The teams that sign middle-class free agents are the ones that thrive
After eight years of unfettered free agency, NFL teams should have learned two things: 1) The most successful clubs sign a handful of middle- and low-tier free agents to fill various roles; and 2) despite what it may think, a team is never one star free agent, or even two, from a title.
The road is littered with ambitious teams that erred big time in free agency. They paid dearly for stars who they thought could take them to the next level, men spent years trying to recover from those mistakes. Exhibit A: The Browns went 11-5 in 1994, thought they were one deep threat from the Super Bowl and gave free-agent wideout Andre Rison a five-year, $17 million deal. He was released after one season, a 5-11 campaign during which he caught three touchdown passes. Exhibit B: Convinced they were one impact defender from getting back on the NFC championship track in 1998, the Panthers signed overrated tackle Sean Gilbert to a seven-year, $45.4 million contract and gave two first-round draft picks to the Redskins as compensation for their franchise player. Carolina, which had played for the NFC championship in 1996, is 19-28 since signing Gilbert and hasn't been back to the playoffs.
Washington is the latest poster boy for free-agent lunacy. After winning the NFC East last season with a 10-6 record, the Redskins added four high-priced free agents. They vastly overpaid declining cornerback Deion Sanders, 33, giving him an $8 million signing bonus as part of a seven-year, $56 million contract; signed quarterback Jeff George, 33, to a four-year, $18.25 million deal after reneging on a promise to negotiate an extension with Pro Bowl signal-caller Brad Johnson; signed defensive end Bruce Smith, 37, for a last hurrah at $25 million over five years, even though rising stir N.D. Kalu appeared ready to crack the lineup; and gave 32-year-old safety Mark Carrier, considered beat up by most teams after 10 seasons, a $3 million signing bonus as part of a five-year, $15 million pact.
The upshot: "We are in disarray," defensive tackle Dan Wilkinson said, after a 24-3 loss to the Steelers last Saturday dropped the Skins to 7-8 and eliminated them from playoff contention. Sanders is already talking about retiring. George has been mediocre in mostly cameo appearances, and Washington will probably lose Johnson to free agency this winter. Smith has played well, but his presence stunted Kalu's development. What's more, Washington probably won't be able to afford Kalu, 25, when he becomes a free agent after this season. Carrier has been adequate but not spectacular enough to justify such a big signing bonus.
"In baseball, if you get a couple of good pitchers, you'll win a lot of games" Titans general manager Floyd Reese says. "In the NFL, with the cap, you can't afford to fill more than a couple of starting spots with quality players. Also, probably two thirds of the time you're going to be wrong [about the free agents you sign]. You can count on your fingers the number of stars who have been stars with their new teams."
So why do teams keep throwing away their money? For one thing, the dearth of trades means that other than the draft, the free-agent market is virtually the only way to acquire major talent However, the biggest reason for the excessive spending is win-now owners like Washington's Daniel Snyder, plus the pressure on teams to make a splash in the off-season. "If you don't do something during free agency, you get labeled as a team that's not trying to improve, and that bleeds over to your fans and your locker room," says Reese. "They wonder, Why aren't we trying to win?"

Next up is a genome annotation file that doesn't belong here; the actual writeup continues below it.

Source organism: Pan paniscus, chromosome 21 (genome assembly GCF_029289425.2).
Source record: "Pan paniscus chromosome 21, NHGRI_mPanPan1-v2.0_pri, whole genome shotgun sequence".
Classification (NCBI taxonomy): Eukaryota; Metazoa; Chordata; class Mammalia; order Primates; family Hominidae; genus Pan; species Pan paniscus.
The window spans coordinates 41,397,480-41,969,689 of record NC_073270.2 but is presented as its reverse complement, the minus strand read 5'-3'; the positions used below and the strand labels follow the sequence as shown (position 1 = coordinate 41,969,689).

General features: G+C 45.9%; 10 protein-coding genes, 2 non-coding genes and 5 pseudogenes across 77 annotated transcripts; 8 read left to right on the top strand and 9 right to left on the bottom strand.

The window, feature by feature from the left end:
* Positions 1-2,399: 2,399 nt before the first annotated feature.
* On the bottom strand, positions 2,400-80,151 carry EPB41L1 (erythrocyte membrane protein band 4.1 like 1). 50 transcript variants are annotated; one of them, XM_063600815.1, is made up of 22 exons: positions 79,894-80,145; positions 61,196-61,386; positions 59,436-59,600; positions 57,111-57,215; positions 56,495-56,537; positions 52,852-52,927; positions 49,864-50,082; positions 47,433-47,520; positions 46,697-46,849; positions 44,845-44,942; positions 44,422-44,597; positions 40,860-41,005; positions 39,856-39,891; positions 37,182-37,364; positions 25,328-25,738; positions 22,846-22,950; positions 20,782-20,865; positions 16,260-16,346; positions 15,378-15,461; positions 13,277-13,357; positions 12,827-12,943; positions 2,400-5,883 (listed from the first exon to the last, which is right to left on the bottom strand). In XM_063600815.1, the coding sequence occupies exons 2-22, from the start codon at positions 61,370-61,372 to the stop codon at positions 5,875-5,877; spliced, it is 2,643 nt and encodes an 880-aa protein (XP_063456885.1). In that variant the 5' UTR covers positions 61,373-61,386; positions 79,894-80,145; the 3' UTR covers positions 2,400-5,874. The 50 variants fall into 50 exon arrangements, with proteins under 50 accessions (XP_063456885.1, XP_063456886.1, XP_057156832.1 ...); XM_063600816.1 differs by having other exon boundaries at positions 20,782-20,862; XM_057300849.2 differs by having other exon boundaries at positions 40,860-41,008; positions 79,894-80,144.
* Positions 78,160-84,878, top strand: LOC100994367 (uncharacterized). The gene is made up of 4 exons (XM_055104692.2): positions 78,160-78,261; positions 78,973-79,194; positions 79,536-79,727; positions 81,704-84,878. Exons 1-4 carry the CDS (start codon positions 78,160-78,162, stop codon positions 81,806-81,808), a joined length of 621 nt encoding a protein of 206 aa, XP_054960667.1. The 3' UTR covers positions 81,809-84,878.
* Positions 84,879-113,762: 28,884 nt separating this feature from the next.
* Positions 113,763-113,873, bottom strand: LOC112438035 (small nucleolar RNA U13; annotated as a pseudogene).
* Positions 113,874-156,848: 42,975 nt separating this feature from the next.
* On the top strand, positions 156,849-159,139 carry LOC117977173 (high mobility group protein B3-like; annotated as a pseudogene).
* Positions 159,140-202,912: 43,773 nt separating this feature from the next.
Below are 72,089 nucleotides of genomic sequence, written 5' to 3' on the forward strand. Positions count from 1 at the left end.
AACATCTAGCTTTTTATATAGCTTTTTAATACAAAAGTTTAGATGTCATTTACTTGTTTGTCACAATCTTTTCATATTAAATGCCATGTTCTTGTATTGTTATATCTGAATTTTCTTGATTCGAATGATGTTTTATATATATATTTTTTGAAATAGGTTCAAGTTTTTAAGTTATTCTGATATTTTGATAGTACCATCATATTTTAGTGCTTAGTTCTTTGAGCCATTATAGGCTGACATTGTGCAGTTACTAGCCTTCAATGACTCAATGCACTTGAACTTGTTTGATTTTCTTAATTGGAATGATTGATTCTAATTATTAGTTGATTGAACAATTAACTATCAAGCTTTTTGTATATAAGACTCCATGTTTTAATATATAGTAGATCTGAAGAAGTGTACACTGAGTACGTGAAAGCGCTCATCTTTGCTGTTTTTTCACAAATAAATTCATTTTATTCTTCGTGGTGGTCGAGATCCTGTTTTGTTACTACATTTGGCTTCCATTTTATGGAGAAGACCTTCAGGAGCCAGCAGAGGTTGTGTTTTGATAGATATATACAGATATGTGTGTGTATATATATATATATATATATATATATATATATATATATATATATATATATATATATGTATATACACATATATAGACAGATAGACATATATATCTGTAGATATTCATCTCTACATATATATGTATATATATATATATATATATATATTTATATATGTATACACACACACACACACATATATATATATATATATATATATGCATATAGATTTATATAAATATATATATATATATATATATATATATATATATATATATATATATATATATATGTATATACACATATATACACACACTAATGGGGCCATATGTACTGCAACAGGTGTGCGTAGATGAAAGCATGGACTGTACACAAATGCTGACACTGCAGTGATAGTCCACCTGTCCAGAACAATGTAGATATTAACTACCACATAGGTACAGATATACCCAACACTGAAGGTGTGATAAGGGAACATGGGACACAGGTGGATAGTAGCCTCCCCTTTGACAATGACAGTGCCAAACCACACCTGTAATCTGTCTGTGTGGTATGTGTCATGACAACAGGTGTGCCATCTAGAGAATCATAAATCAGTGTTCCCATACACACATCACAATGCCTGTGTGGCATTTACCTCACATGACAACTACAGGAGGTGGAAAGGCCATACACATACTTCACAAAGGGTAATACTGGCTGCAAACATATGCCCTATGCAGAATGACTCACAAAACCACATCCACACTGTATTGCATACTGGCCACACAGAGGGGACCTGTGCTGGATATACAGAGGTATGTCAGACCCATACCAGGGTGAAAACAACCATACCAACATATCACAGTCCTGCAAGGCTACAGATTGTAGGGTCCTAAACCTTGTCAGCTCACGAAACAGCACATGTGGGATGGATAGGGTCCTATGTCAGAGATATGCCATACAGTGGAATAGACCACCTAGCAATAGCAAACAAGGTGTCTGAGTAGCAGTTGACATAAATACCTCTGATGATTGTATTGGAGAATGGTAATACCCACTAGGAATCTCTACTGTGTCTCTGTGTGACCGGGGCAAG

Instead of trying to win with marquee signings, teams would be wise to follow the lead of the Saints or the Buccaneers. After coach Mike Ditka dealt eight draft choices to select running back Ricky Williams in 1999, New Or leans had no choice but to approach free agency from a new direction beginning last February. "We needed a draft," says first-year general manager Randy Mueller, "so that's how we treated free agency this year. We hoped to get a bunch of third-round quality players out of it." By spending $9.28 million in 2000 cap money on seven middle-tier free agents, the Saints got quality at quarterback ( Jeff Blake), defensive tackle ( Norman Hand), wide receiver ( Joe Horn) and tight end (Andrew Glover).
Tampa Bay, for the most part, has turned away from the free-agent market "I have learned not to love it," says general manager Rich McKay. Going into Monday night's game against the Rams, the Bucs' defense ranked eighth in the league, and nine of the 11 starters were drafted by the club. "The other two, [linebacker] Shelton Quarles and [safety] Damien Robinson, were signed after being cut [by other teams] at a young age," says McKay. "When we were faced with losing one of our longtime starters, Hardy Nickerson, in free agency this season, we didn't panic and pay him a lot of money. We knew we had players behind him who could play."
Nickerson's replacement, middle linebacker Jamie Duncan, a third-round pick in 1998, returned an interception for a touchdown in Tampa Bay's crucial 16-13 win in Miami on Dec. 10. "If Hardy sticks around, Jamie never gets to play and maybe leaves as a free agent," says cornerback Ronde Barber. "It stinks to lose Hardy, but we know we can win with what we have. That's our formula, and it has worked well for us."